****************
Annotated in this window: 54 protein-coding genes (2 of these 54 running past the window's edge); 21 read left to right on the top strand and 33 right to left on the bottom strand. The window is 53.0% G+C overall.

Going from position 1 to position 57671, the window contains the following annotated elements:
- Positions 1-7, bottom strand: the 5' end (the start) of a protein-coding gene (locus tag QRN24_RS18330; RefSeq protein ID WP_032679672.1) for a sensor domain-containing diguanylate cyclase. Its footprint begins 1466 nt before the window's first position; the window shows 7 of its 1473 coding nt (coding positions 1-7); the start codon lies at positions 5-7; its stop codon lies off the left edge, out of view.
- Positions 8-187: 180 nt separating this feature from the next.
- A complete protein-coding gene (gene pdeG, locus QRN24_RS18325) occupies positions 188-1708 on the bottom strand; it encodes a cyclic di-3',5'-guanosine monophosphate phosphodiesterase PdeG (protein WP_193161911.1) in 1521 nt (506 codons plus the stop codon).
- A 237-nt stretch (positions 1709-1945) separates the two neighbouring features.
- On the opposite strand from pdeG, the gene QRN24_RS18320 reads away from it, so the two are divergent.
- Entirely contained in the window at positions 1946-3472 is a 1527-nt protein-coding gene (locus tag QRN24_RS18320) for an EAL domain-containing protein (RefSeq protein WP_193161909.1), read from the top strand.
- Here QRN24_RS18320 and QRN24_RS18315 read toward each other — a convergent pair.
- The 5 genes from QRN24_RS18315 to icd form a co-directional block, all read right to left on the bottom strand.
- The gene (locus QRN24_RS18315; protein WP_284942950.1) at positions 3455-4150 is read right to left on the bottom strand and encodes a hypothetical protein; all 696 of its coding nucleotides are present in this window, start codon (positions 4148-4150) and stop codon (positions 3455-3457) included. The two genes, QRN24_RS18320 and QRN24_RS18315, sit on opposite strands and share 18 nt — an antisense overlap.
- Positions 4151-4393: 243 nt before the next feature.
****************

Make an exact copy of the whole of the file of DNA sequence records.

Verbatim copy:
Annotated in this window: 54 protein-coding genes (2 of these 54 running past the window's edge); 21 read left to right on the top strand and 33 right to left on the bottom strand. The window is 53.0% G+C overall.

Going from position 1 to position 57671, the window contains the following annotated elements:
- Positions 1-7, bottom strand: the 5' end (the start) of a protein-coding gene (locus tag QRN24_RS18330; RefSeq protein ID WP_032679672.1) for a sensor domain-containing diguanylate cyclase. Its footprint begins 1466 nt before the window's first position; the window shows 7 of its 1473 coding nt (coding positions 1-7); the start codon lies at positions 5-7; its stop codon lies off the left edge, out of view.
- Positions 8-187: 180 nt separating this feature from the next.
- A complete protein-coding gene (gene pdeG, locus QRN24_RS18325) occupies positions 188-1708 on the bottom strand; it encodes a cyclic di-3',5'-guanosine monophosphate phosphodiesterase PdeG (protein WP_193161911.1) in 1521 nt (506 codons plus the stop codon).
- A 237-nt stretch (positions 1709-1945) separates the two neighbouring features.
- On the opposite strand from pdeG, the gene QRN24_RS18320 reads away from it, so the two are divergent.
- Entirely contained in the window at positions 1946-3472 is a 1527-nt protein-coding gene (locus tag QRN24_RS18320) for an EAL domain-containing protein (RefSeq protein WP_193161909.1), read from the top strand.
- Here QRN24_RS18320 and QRN24_RS18315 read toward each other — a convergent pair.
- The 5 genes from QRN24_RS18315 to icd form a co-directional block, all read right to left on the bottom strand.
- The gene (locus QRN24_RS18315; protein WP_284942950.1) at positions 3455-4150 is read right to left on the bottom strand and encodes a hypothetical protein; all 696 of its coding nucleotides are present in this window, start codon (positions 4148-4150) and stop codon (positions 3455-3457) included. The two genes, QRN24_RS18320 and QRN24_RS18315, sit on opposite strands and share 18 nt — an antisense overlap.
- Positions 4151-4393: 243 nt before the next feature.